The government wants unfettered access to all non-personal data, officials told Tech2, staking out a position that is bound to ruffle feathers in the fast-growing digital economy.
If the government has its way, anonymised and aggregated non-personal data with entities such as e-commerce providers, social media firms and retail companies will have to be opened to public authorities without any restrictions.
This gambit comes ahead of two key developments that will shape the future of citizens’ digital privacy as well as the data economy—the Personal Data Protection Bill which has been listed for introduction in parliament during the ongoing winter session and the upcoming report on non-personal data by a committee headed by Infosys co-founder Kris Gopalakrishnan.
“The thought process of the government is that it should have access to all non-personal, aggregate and anonymised data at all times and on demand,” said a top government source. “The data doesn’t necessarily need to be stored with the government but it should be able to regulate how, when and where the data is being used.”
Data can be categorised into two broad types—personal and non-personal. Personal data, which comprises information such as name, age, gender or phone number, identifies an individual and is more easy to define. Non-personal data is any data that is NOT personal data.
The Personal Data Protection Bill in parliament will govern how our personal data is accessed and managed while the report of the Gopalakrishnan committee could form the basis of government policy on non-personal data.
“The government wants to regulate how, when and where the data is used, shared and stored. Also, it wants to have the sovereign right of aggregate data,” said a second source.
The rationale for the government’s argument is that data with, say, large e-commerce companies like Amazon and Flipkart, and with internet giants like Google and Facebook, is a “natural resource” that can be “used for the public good.” Data from large companies can potentially be used by startups to build their businesses and by the government to improve the functioning of public bodies.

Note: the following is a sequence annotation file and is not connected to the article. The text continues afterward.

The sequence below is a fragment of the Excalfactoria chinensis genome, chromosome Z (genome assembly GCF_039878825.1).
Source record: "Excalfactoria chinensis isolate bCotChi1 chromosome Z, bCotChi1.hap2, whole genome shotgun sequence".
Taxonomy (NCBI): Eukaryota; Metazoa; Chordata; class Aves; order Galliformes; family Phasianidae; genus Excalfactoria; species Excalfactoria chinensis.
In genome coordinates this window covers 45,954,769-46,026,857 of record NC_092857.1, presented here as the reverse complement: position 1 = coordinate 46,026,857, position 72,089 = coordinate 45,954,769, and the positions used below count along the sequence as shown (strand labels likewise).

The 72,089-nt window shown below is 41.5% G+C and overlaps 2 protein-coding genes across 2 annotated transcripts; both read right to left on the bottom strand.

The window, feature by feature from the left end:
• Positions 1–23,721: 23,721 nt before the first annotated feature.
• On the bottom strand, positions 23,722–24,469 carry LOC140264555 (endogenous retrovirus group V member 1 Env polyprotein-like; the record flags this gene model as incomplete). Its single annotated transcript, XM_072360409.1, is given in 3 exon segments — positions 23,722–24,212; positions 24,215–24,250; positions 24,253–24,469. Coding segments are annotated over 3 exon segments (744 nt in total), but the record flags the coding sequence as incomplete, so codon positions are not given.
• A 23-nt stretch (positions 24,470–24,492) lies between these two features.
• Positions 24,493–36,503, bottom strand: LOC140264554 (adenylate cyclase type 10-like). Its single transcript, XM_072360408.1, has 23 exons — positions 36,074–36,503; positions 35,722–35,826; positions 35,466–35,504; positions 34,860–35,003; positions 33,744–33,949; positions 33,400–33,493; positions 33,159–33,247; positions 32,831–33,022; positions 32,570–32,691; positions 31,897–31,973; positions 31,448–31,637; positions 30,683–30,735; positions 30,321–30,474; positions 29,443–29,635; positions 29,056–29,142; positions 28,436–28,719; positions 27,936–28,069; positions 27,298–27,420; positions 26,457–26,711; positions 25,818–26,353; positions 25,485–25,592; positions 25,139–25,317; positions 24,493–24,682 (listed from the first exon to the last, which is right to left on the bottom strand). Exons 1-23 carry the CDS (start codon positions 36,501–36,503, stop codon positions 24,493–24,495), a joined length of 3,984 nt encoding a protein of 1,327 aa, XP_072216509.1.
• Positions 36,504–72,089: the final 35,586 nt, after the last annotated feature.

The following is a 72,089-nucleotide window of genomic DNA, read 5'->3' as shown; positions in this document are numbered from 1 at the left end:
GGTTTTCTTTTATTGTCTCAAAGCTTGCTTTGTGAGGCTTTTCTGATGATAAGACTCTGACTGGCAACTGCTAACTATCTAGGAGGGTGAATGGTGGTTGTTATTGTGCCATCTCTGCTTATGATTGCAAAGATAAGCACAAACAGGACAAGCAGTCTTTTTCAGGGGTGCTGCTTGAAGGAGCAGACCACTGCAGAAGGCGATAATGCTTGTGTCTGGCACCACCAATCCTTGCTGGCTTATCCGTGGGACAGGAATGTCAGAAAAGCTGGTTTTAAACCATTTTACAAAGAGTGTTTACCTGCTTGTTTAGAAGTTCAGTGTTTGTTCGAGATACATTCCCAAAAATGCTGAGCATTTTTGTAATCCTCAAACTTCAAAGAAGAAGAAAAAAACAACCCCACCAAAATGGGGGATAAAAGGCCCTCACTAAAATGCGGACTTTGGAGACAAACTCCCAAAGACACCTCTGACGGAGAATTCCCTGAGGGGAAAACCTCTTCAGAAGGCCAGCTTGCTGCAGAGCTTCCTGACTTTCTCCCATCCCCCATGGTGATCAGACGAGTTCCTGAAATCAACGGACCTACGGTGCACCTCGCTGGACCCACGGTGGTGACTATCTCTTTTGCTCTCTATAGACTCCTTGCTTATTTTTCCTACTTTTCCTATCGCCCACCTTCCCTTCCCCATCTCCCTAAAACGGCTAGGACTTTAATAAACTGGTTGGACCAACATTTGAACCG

The debate about data is vitally important because of the role it will play in shaping the future of the economy. As the popularity of smartphone usage, e-commerce and social media surge, the size of the digital economy in India has the potential to reach $1 trillion by 2025, according to the commerce ministry. And data will form the key to understanding patterns and making intelligent decisions.
Europe, which is a pioneer in personal data protection and privacy with its General Data Protection Regulation, addressed the issue of non-personal data through regulation earlier this year. The European Union, which projects that the data economy will account for 5.4 percent of its GDP by 2025, makes available non-personal data for regulatory control.
A person connected to the committee on non-personal data said that the panel is also waiting and watching to see what the government does on the personal data front. “We are a data-rich country and looking at how economic activity can happen on top of this data,” this person said on condition of anonymity. “There are issues that need to be debated and discussed. But our role is to make the recommendations; the government’s role is to make the policy.”
While there is the “natural resource” argument on one side, there is also a feeling that giving government complete authority over non-personal data would be akin to applying the socialistic idea in the digital economy.
LocalCircles, a community social media platform that enables citizens and small businesses to come together in online communities and escalate key issues for policy intervention to the government, believes that India should have an anonymised data policy to start with. LocalCircles has submitted the findings of its survey of startups and citizens on anonymised data to key government departments. The results show that only 29 percent of startups agree that the government has the right to data at any time. Fifty-three per cent believe that the government can have access to data only in situations that involve law and order or investigations.
Aggregate data belongs to the companies and for most companies, its collection is a result of time and resources and in many cases is critical to their current and future operating strategy and growth. “If the government becomes its custodian, the companies are in essence sharing a privately-built asset with rest of the industry and the government, which is unfair,” said Sachin Taparia, Founder and Chairman of LocalCircles, who made a presentation on the subject to the IT ministry on November 11.
The concerns of companies and privacy experts are not limited to anonymised data. “The access to control anonymised data can be one step in the direction to gain access to personal data of individuals as well,” said an executive of a large e-commerce company, on the condition of anonymity. “The confusion remains (about) what is raw data and what is the intellectual property of companies.”
Taparia added that even though the risk of the data being used for mass surveillance is low as it is stored at an aggregate level and anonymised, it can very well be misused by getting insights at, say, at the level of a district or constituency level and then manipulated to draw likely conclusions at the level of the community.
A top executive at another e-commerce company said liability is also an issue. “Who should be accountable if the data gets misused at the government’s end and if there are frauds?”